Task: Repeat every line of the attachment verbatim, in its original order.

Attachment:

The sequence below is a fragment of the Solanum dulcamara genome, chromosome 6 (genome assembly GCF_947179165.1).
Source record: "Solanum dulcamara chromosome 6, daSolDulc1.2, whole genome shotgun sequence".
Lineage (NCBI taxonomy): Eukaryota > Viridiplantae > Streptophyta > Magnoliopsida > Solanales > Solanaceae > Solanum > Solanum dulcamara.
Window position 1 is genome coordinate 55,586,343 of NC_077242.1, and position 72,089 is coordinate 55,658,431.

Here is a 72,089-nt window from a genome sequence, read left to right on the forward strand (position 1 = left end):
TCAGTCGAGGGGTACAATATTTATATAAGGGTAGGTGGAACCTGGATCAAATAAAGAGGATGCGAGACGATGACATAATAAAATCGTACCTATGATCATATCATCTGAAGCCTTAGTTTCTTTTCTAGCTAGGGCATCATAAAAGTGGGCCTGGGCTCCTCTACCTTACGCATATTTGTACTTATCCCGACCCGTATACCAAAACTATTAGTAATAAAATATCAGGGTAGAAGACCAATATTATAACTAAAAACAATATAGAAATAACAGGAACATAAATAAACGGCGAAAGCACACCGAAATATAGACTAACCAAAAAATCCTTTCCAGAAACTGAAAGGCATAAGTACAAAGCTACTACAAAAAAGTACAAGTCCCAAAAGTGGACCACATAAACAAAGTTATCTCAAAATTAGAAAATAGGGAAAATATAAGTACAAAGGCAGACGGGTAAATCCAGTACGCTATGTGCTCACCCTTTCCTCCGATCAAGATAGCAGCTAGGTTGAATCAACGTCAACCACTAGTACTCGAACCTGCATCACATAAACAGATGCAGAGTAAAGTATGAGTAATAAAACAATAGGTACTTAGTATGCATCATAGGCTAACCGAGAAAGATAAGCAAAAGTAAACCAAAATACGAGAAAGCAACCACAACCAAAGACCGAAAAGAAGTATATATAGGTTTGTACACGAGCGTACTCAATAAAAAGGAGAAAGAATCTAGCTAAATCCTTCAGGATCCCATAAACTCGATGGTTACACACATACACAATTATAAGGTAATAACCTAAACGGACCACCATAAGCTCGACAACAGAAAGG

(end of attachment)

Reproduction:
The sequence below is a fragment of the Solanum dulcamara genome, chromosome 6 (genome assembly GCF_947179165.1).
Source record: "Solanum dulcamara chromosome 6, daSolDulc1.2, whole genome shotgun sequence".
Lineage (NCBI taxonomy): Eukaryota > Viridiplantae > Streptophyta > Magnoliopsida > Solanales > Solanaceae > Solanum > Solanum dulcamara.
Window position 1 is genome coordinate 55,586,343 of NC_077242.1, and position 72,089 is coordinate 55,658,431.

Here is a 72,089-nt window from a genome sequence, read left to right on the forward strand (position 1 = left end):
TCAGTCGAGGGGTACAATATTTATATAAGGGTAGGTGGAACCTGGATCAAATAAAGAGGATGCGAGACGATGACATAATAAAATCGTACCTATGATCATATCATCTGAAGCCTTAGTTTCTTTTCTAGCTAGGGCATCATAAAAGTGGGCCTGGGCTCCTCTACCTTACGCATATTTGTACTTATCCCGACCCGTATACCAAAACTATTAGTAATAAAATATCAGGGTAGAAGACCAATATTATAACTAAAAACAATATAGAAATAACAGGAACATAAATAAACGGCGAAAGCACACCGAAATATAGACTAACCAAAAAATCCTTTCCAGAAACTGAAAGGCATAAGTACAAAGCTACTACAAAAAAGTACAAGTCCCAAAAGTGGACCACATAAACAAAGTTATCTCAAAATTAGAAAATAGGGAAAATATAAGTACAAAGGCAGACGGGTAAATCCAGTACGCTATGTGCTCACCCTTTCCTCCGATCAAGATAGCAGCTAGGTTGAATCAACGTCAACCACTAGTACTCGAACCTGCATCACATAAACAGATGCAGAGTAAAGTATGAGTAATAAAACAATAGGTACTTAGTATGCATCATAGGCTAACCGAGAAAGATAAGCAAAAGTAAACCAAAATACGAGAAAGCAACCACAACCAAAGACCGAAAAGAAGTATATATAGGTTTGTACACGAGCGTACTCAATAAAAAGGAGAAAGAATCTAGCTAAATCCTTCAGGATCCCATAAACTCGATGGTTACACACATACACAATTATAAGGTAATAACCTAAACGGACCACCATAAGCTCGACAACAGAAAGG